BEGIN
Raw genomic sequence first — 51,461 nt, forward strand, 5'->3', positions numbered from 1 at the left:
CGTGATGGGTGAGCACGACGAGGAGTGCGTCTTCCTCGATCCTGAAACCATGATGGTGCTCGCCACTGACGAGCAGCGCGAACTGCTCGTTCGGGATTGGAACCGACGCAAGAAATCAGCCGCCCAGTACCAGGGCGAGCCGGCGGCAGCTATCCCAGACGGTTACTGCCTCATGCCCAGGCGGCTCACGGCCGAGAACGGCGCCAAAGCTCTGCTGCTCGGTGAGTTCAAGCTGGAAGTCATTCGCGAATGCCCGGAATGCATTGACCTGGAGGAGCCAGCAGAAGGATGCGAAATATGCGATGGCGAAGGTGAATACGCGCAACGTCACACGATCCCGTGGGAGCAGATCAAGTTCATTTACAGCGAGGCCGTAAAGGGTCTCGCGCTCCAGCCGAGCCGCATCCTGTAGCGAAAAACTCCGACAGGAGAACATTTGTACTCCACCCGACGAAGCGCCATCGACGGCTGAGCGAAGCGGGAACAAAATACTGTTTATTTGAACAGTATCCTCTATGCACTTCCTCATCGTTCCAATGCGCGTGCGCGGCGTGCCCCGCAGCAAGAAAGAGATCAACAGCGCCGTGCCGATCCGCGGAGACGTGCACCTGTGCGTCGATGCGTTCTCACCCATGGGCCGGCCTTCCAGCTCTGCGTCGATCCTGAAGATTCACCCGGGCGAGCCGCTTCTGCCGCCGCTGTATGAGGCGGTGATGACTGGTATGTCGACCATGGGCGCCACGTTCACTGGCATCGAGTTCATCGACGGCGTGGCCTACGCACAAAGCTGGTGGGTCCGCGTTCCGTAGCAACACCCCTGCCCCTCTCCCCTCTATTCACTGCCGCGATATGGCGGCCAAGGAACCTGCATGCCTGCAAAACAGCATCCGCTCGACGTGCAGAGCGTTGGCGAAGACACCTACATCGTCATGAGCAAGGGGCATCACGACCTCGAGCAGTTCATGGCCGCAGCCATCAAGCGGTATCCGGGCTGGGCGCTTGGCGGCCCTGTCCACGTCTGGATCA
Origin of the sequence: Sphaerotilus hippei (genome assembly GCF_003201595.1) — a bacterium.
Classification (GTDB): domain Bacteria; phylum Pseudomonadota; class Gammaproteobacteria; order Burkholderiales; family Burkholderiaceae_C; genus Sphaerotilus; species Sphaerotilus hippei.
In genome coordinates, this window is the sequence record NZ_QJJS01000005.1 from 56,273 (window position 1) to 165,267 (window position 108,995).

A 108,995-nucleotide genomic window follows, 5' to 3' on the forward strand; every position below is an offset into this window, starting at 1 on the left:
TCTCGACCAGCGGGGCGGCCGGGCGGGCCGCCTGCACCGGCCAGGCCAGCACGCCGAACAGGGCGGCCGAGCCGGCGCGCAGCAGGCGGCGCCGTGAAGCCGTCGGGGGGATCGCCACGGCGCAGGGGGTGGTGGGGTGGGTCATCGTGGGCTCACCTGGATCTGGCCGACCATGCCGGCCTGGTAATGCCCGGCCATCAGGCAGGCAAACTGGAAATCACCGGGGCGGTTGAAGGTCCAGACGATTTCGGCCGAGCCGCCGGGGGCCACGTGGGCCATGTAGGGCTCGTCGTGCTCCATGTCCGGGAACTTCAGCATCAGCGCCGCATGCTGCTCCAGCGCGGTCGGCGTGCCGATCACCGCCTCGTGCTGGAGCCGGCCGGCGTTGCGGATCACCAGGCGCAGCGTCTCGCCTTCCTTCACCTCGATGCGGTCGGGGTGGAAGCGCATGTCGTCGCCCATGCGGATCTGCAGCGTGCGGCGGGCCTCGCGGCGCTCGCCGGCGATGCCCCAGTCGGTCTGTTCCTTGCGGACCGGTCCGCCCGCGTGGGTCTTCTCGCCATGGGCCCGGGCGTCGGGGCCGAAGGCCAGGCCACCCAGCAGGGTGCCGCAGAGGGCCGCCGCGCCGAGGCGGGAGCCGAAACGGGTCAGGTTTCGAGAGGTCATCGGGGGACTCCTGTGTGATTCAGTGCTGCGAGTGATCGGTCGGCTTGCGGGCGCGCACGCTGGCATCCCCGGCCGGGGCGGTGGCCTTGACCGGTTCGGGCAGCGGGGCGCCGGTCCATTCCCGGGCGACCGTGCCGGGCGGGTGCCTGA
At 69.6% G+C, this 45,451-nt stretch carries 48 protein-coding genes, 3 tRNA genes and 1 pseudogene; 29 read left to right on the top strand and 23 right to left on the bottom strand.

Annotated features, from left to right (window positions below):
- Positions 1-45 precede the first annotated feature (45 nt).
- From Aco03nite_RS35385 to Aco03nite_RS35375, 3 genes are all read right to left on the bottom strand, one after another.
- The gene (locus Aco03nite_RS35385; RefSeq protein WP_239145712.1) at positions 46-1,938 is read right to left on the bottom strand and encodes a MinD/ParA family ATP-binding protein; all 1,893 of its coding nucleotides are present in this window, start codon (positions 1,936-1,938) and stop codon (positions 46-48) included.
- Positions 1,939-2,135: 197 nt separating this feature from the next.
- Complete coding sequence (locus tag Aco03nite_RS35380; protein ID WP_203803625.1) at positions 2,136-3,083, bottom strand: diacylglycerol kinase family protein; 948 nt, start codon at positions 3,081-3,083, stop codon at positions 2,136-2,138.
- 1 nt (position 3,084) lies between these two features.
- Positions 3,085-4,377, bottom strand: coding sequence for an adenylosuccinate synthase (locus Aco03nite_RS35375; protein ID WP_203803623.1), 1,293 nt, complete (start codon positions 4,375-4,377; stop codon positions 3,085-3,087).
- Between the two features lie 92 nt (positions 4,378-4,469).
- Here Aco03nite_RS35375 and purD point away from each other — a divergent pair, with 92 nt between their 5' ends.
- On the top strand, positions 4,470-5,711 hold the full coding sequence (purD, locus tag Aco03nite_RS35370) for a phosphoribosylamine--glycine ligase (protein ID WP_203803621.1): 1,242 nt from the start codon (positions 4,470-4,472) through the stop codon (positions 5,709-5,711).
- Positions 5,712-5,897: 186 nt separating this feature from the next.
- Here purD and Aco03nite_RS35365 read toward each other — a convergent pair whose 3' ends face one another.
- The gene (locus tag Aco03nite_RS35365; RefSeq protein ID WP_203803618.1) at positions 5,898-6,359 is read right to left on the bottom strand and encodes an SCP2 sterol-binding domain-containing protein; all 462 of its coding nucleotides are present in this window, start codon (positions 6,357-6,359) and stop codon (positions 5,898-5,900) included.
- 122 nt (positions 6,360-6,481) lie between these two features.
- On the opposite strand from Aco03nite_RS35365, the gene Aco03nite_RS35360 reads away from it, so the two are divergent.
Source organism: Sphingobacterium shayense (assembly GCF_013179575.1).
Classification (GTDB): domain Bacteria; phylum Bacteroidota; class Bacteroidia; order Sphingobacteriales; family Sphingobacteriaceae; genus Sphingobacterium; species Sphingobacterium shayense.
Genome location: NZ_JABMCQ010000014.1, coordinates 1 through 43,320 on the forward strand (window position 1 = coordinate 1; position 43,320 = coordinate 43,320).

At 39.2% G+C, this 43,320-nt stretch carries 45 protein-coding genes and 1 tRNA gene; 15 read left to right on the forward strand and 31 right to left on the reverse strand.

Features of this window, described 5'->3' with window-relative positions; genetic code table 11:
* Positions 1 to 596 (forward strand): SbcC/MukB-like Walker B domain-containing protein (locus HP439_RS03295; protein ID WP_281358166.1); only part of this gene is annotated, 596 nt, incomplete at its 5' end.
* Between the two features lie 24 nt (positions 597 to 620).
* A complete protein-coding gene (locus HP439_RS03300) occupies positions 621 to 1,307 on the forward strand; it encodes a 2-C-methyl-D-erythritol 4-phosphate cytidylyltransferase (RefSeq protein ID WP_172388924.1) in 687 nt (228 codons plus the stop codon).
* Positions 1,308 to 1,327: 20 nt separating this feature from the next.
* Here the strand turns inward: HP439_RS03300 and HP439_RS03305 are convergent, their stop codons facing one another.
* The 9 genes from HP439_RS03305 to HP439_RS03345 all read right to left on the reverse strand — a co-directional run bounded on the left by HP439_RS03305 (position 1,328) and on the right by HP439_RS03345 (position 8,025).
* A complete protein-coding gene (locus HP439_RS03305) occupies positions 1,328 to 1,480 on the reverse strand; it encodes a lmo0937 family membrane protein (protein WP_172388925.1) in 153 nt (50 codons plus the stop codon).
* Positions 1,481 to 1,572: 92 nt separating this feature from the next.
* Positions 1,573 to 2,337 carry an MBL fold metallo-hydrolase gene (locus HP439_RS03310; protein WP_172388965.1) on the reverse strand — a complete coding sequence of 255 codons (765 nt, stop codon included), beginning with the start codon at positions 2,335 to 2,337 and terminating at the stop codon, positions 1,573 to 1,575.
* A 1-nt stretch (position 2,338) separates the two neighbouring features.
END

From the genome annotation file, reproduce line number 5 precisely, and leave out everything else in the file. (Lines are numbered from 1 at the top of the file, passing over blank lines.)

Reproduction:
In genome coordinates, this window is the sequence record NZ_QJJS01000005.1 from 56,273 (window position 1) to 165,267 (window position 108,995).